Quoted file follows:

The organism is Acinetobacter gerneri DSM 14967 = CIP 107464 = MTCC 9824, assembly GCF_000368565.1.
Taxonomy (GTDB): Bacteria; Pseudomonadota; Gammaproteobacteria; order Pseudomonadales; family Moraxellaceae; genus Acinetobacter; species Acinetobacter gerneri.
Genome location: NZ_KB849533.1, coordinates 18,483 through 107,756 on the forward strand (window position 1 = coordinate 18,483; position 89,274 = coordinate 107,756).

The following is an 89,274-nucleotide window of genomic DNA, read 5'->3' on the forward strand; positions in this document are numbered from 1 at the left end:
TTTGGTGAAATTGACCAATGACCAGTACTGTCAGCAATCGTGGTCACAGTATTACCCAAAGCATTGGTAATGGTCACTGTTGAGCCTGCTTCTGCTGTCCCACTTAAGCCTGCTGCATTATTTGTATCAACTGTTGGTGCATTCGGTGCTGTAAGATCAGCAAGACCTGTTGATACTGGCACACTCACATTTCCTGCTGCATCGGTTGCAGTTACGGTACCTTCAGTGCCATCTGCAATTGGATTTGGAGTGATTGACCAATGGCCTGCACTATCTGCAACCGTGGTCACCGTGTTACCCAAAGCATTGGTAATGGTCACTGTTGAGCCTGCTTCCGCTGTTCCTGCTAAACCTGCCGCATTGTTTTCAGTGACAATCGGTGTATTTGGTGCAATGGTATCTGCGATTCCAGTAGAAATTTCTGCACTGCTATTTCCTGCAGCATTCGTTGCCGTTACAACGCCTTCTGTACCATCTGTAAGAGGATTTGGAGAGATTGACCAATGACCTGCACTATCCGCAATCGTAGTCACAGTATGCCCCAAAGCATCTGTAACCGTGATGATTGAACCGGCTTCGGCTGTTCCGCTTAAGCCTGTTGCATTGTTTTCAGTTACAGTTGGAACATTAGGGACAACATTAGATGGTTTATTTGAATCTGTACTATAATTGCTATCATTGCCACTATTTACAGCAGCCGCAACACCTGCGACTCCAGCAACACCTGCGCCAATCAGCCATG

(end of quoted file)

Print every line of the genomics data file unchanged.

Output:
The organism is Acinetobacter gerneri DSM 14967 = CIP 107464 = MTCC 9824, assembly GCF_000368565.1.
Taxonomy (GTDB): Bacteria; Pseudomonadota; Gammaproteobacteria; order Pseudomonadales; family Moraxellaceae; genus Acinetobacter; species Acinetobacter gerneri.
Genome location: NZ_KB849533.1, coordinates 18,483 through 107,756 on the forward strand (window position 1 = coordinate 18,483; position 89,274 = coordinate 107,756).

The following is an 89,274-nucleotide window of genomic DNA, read 5'->3' on the forward strand; positions in this document are numbered from 1 at the left end:
TTTGGTGAAATTGACCAATGACCAGTACTGTCAGCAATCGTGGTCACAGTATTACCCAAAGCATTGGTAATGGTCACTGTTGAGCCTGCTTCTGCTGTCCCACTTAAGCCTGCTGCATTATTTGTATCAACTGTTGGTGCATTCGGTGCTGTAAGATCAGCAAGACCTGTTGATACTGGCACACTCACATTTCCTGCTGCATCGGTTGCAGTTACGGTACCTTCAGTGCCATCTGCAATTGGATTTGGAGTGATTGACCAATGGCCTGCACTATCTGCAACCGTGGTCACCGTGTTACCCAAAGCATTGGTAATGGTCACTGTTGAGCCTGCTTCCGCTGTTCCTGCTAAACCTGCCGCATTGTTTTCAGTGACAATCGGTGTATTTGGTGCAATGGTATCTGCGATTCCAGTAGAAATTTCTGCACTGCTATTTCCTGCAGCATTCGTTGCCGTTACAACGCCTTCTGTACCATCTGTAAGAGGATTTGGAGAGATTGACCAATGACCTGCACTATCCGCAATCGTAGTCACAGTATGCCCCAAAGCATCTGTAACCGTGATGATTGAACCGGCTTCGGCTGTTCCGCTTAAGCCTGTTGCATTGTTTTCAGTTACAGTTGGAACATTAGGGACAACATTAGATGGTTTATTTGAATCTGTACTATAATTGCTATCATTGCCACTATTTACAGCAGCCGCAACACCTGCGACTCCAGCAACACCTGCGCCAATCAGCCATG